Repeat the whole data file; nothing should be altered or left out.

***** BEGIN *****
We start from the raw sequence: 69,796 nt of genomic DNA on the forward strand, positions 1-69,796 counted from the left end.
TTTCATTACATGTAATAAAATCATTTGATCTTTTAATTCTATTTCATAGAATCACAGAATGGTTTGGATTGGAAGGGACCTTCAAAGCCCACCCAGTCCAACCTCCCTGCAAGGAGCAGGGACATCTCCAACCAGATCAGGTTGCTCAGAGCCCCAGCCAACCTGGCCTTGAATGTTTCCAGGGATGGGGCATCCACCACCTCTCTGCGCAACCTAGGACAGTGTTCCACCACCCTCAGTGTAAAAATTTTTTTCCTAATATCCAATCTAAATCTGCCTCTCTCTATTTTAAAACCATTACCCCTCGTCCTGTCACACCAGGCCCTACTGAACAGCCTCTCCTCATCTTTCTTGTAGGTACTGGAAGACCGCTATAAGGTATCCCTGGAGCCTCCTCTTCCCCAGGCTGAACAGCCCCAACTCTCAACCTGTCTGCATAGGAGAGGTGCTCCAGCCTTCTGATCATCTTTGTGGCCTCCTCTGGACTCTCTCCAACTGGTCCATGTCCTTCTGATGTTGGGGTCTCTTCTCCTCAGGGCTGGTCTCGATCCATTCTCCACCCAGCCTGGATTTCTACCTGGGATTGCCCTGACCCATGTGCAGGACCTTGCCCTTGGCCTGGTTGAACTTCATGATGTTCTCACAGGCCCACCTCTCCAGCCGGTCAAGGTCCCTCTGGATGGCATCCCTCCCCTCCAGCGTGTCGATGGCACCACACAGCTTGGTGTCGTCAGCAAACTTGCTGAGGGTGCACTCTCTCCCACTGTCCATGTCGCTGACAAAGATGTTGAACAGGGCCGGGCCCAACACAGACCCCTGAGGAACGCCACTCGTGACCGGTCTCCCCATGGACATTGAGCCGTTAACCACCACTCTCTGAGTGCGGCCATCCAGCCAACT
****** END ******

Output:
We start from the raw sequence: 69,796 nt of genomic DNA on the forward strand, positions 1-69,796 counted from the left end.
TTTCATTACATGTAATAAAATCATTTGATCTTTTAATTCTATTTCATAGAATCACAGAATGGTTTGGATTGGAAGGGACCTTCAAAGCCCACCCAGTCCAACCTCCCTGCAAGGAGCAGGGACATCTCCAACCAGATCAGGTTGCTCAGAGCCCCAGCCAACCTGGCCTTGAATGTTTCCAGGGATGGGGCATCCACCACCTCTCTGCGCAACCTAGGACAGTGTTCCACCACCCTCAGTGTAAAAATTTTTTTCCTAATATCCAATCTAAATCTGCCTCTCTCTATTTTAAAACCATTACCCCTCGTCCTGTCACACCAGGCCCTACTGAACAGCCTCTCCTCATCTTTCTTGTAGGTACTGGAAGACCGCTATAAGGTATCCCTGGAGCCTCCTCTTCCCCAGGCTGAACAGCCCCAACTCTCAACCTGTCTGCATAGGAGAGGTGCTCCAGCCTTCTGATCATCTTTGTGGCCTCCTCTGGACTCTCTCCAACTGGTCCATGTCCTTCTGATGTTGGGGTCTCTTCTCCTCAGGGCTGGTCTCGATCCATTCTCCACCCAGCCTGGATTTCTACCTGGGATTGCCCTGACCCATGTGCAGGACCTTGCCCTTGGCCTGGTTGAACTTCATGATGTTCTCACAGGCCCACCTCTCCAGCCGGTCAAGGTCCCTCTGGATGGCATCCCTCCCCTCCAGCGTGTCGATGGCACCACACAGCTTGGTGTCGTCAGCAAACTTGCTGAGGGTGCACTCTCTCCCACTGTCCATGTCGCTGACAAAGATGTTGAACAGGGCCGGGCCCAACACAGACCCCTGAGGAACGCCACTCGTGACCGGTCTCCCCATGGACATTGAGCCGTTAACCACCACTCTCTGAGTGCGGCCATCCAGCCAACT